Methods are class-specific functions. Individual actions that an object will be able to perform are defined within the class as methods.



For instance, to create methods that would set and get the value of the class property $prop1, add the following to your code:
<?php
class MyClass
{
  public $prop1 = "I'm a class property!";
  public function setProperty($newval)
  {
      $this->prop1 = $newval;
  }
  public function getProperty()
  {
      return $this->prop1 . "<br />";
  }
}
$obj = new MyClass;
echo $obj->prop1;
?>
Note — OOP allows objects to reference themselves using $this. When working within a method, use $this in the same way you would use the object name outside the class.

To use these methods, call them just like regular functions, but first, reference the object they belong to. Read the property from MyClass, change its value, and read it out again by making the modifications below:
<?php
class MyClass
{
  public $prop1 = "I'm a class property!";
  public function setProperty($newval)
  {
      $this->prop1 = $newval;
  }
  public function getProperty()
  {
      return $this->prop1 . "<br />";
  }
}
$obj = new MyClass;
echo $obj->getProperty(); // Get the property value
$obj->setProperty("I'm a new property value!"); // Set a new one
echo $obj->getProperty(); // Read it out again to show the change
?>
Reload your browser, and you'll see the following:
I'm a class property!
I'm a new property value!
"The power of OOP becomes apparent when using multiple instances of the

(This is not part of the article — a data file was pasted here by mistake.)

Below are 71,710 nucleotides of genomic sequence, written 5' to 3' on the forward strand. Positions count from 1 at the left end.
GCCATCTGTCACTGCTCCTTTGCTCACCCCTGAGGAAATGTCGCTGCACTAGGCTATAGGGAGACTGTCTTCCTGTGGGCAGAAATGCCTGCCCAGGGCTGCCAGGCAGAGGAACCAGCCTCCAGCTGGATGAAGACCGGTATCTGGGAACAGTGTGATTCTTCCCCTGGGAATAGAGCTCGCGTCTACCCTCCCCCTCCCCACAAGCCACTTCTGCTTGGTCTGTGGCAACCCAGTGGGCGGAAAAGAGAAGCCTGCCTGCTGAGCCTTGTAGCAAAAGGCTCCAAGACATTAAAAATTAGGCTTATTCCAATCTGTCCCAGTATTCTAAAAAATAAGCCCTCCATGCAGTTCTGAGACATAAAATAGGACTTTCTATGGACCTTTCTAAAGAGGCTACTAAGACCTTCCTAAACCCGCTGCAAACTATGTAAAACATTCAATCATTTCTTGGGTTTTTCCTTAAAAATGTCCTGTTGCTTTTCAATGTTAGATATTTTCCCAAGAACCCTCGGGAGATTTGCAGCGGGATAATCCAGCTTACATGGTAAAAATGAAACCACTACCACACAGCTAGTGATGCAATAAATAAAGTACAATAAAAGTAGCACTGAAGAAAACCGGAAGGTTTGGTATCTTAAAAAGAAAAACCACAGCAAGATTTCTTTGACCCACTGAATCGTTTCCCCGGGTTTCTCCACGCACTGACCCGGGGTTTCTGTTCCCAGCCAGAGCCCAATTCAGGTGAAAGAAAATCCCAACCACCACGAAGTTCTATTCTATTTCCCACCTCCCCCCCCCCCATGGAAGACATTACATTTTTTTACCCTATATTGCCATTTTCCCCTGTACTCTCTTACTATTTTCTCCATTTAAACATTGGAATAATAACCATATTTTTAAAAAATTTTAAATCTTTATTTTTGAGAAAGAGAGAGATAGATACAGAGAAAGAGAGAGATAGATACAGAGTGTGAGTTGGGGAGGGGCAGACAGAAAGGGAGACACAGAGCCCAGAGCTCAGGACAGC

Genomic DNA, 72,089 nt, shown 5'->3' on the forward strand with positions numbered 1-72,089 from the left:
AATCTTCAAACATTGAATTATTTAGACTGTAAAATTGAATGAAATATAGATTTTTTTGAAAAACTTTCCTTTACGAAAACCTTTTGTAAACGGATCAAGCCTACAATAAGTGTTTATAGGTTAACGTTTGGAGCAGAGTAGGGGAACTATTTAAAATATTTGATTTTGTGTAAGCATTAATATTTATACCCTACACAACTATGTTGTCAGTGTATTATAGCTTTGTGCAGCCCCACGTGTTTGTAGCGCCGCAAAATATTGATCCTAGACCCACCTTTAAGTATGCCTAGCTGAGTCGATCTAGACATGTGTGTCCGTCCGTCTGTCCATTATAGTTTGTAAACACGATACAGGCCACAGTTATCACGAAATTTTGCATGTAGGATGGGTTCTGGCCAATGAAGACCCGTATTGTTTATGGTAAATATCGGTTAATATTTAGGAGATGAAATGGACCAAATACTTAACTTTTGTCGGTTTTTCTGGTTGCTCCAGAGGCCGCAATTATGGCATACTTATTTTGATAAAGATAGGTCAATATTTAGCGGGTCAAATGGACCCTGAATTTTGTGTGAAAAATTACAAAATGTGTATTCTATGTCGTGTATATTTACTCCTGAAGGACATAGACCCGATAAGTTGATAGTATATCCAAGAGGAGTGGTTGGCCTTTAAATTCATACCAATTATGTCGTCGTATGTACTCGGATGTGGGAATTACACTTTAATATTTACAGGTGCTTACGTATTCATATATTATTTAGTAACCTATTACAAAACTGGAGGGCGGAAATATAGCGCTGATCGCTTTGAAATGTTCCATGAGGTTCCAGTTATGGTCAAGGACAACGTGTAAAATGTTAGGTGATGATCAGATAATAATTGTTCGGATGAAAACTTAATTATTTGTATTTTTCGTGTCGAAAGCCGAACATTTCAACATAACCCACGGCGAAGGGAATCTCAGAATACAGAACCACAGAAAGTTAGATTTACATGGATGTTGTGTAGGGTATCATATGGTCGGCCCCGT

same class."
<?php
class MyClass
{
  public $prop1 = "I'm a class property!";
  public function setProperty($newval)
  {
      $this->prop1 = $newval;
  }
  public function getProperty()
  {
      return $this->prop1 . "<br />";
  }
}
// Create two objects
$obj = new MyClass;
$obj2 = new MyClass;
// Get the value of $prop1 from both objects
echo $obj->getProperty();
echo $obj2->getProperty();
// Set new values for both objects
$obj->setProperty("I'm a new property value!");
$obj2->setProperty("I belong to the second instance!");
// Output both objects' $prop1 value
echo $obj->getProperty();
echo $obj2->getProperty();
?>
When you load the results in your browser, they read as follows:
I'm a class property!
I'm a class property!
I'm a new property value!
I belong to the second instance!
As you can see, OOP keeps objects as separate entities, which makes for easy separation of different pieces of code into small, related bundles.

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